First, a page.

5.3 In view of the facts placed on record by the assessee and light of the judicial precedents referred to above, in the interest of justice, the delay in filing of the present appeal is being condoned.
Additional ground of appeal
6. Before us, the counsel for the assessee has taken an addition ground which is to the effect that assessment order was passed by ACIT, Circle 6(1) Ahmedabad u/s 153A of the Act. However, according to CBDT Instruction Number 8 dated 14-08-2002, it is mandatory that search cases shall be centralised in central charges. However, despite this, the Ld. Assessing Officer passed assessment order, who is not in charge of Central Range in violation of aforesaid Instruction of CBDT. The assessee filed RTI application on 24-01-2022 to provide copy of order, if any passed by concerned authority for not assigning the case to Central Charges, however, the aforesaid information was not available on record. Accordingly, it was submitted that the aforesaid assessment order was passed without requisite jurisdiction, and hence the same is void ab initio and hence liable to be set aside.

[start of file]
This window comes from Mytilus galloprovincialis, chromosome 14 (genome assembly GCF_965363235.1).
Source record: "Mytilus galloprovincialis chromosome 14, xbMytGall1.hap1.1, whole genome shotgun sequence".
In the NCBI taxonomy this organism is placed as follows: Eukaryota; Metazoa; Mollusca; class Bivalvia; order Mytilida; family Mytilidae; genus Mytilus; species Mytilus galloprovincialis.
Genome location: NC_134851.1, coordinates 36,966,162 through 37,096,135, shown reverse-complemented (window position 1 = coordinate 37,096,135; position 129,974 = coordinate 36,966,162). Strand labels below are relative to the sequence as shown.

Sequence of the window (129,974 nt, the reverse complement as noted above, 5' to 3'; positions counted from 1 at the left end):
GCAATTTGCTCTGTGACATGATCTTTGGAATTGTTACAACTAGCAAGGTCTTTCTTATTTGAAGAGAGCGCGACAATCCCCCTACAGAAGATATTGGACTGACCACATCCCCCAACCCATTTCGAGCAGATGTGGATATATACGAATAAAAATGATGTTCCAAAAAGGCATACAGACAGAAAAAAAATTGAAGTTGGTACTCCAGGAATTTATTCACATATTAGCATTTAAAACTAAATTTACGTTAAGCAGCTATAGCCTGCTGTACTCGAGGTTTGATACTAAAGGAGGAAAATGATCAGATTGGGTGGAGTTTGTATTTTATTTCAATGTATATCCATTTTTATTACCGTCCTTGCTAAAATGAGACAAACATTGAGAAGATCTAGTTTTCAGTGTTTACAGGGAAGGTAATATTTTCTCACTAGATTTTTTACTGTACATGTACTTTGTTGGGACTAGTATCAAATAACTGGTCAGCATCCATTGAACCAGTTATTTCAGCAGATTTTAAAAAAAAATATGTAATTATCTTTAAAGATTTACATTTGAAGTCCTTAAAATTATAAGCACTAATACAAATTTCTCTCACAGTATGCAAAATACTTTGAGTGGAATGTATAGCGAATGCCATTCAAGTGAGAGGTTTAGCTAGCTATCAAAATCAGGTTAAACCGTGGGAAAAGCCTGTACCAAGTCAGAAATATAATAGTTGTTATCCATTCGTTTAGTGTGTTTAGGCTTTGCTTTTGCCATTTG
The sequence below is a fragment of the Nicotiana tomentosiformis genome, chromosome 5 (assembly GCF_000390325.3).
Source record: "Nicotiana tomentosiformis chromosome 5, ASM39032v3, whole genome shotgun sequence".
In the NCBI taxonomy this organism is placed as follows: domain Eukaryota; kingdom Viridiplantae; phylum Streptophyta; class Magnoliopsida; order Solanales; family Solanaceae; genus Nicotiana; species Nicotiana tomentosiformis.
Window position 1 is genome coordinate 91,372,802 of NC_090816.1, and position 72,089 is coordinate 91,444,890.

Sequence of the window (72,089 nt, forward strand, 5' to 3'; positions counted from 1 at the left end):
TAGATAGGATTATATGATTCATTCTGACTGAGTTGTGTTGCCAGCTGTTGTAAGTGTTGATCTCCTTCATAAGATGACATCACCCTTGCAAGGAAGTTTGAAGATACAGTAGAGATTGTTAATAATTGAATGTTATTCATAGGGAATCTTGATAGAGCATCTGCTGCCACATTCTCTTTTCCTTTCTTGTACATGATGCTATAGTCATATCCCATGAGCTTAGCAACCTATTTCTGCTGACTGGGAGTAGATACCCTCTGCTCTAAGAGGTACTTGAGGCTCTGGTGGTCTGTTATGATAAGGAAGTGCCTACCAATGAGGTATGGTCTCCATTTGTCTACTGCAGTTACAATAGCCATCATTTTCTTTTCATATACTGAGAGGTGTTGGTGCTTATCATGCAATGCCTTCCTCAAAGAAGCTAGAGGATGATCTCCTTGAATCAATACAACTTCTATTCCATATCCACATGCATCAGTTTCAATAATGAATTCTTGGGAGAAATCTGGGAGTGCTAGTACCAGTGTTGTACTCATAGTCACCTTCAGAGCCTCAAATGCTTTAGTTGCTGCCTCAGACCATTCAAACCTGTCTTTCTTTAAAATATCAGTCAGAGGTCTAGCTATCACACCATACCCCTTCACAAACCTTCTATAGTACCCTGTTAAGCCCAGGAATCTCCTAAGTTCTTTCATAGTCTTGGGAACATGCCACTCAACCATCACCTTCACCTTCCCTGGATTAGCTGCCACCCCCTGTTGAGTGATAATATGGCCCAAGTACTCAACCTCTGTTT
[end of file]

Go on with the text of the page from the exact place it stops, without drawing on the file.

7. It is a well settled law that no person can call in question the jurisdiction of the assessing officer after the expiry of time limit laid down in subsection (3) of section 124 of the Act which ensures that the objection is raised before the assessment is completed. In the case of Bhupindra Food & Malt Industries  95 Taxman 203 (HP), the High Court held that assessee not having raised objection regarding jurisdiction within a period of 30 days from receipt of notice under section 147(a), assessment related to assessment year 1964-65, ITO Simla was held to be having proper jurisdiction in the instant case. In the case of Hindustan Transport Co. 63 Taxman 246 (Allahabad), the High Court held that in view of section 124(5)(a), no objection to jurisdiction can be raised after assessment has been completed. Further, the High Court held that allocation of functions to various authorities or officers is one of procedures and any defect arising from allocation of functions is a mere irregularity which does not affect resultant action. In the case of Punjab Urban Development Authority, Mohali 42 taxmann.com 160 (Chandigarh – Trib.), the ITAT held that once a notice under section 143(2) is issued by a particular officer and if assessee wishes to object to such jurisdiction then objection has to be raised in terms of section 124(3)(a) within 30 days of issue of such notice and, in absence of such objection, assessee cannot challenge jurisdiction later on. In the case of All India Children Care & Educational Development Society 41 taxmann.com 20 (Allahabad), the High Court held that Tribunal is not a competent authority to adjudicate upon jurisdiction of Assessing Officer when it is not raised before Assessing Authority. In the case of CWT v. Ravi Malhotra 166 Taxman 253 (Allahabad), the High Court held that where up till stage of assessment no objection whatsoever was taken by assessee relating to jurisdiction of Wealth-tax Officer concerned, it would be presumed that assessee had acquiesced in jurisdiction of that Wealth-tax Officer and, therefore, he could not be permitted to raise such objection subsequently. In the case of Abhishek Jain 94 taxmann.com 355 (Delhi), the Delhi High Court held that in terms of section 124(3)(b) jurisdiction of an Assessing Officer cannot be called in question by an assessee after expiry of one month from date on which he was served with a notice for reopening assessment under section issued notice u/s 148 of the Act. In the case of Elite Pharmaceuticals 73 taxmann.com 69 (Calcutta), the High Court held that where Assessing Officer conducted survey upon assessee and thereafter issued on it a notice under section 148 dated 27-3-2015 and assessee by letter dated 29-4-2015 raised objection to territorial jurisdiction of Assessing Officer, since objection was not raised within 30 days even from date of issuance of notice under section 148, assessee had lost right to raise objection by efflux of time. In the case of Bal Chand Jain & Sons 41 taxmann.com 524 (Allahabad), the High Court held that provisions of sub-section (3) of section 124 bar an assessee from raising question of jurisdiction before first appellate authority or Tribunal if such an objection has not been raised before assessing authority at very first stage.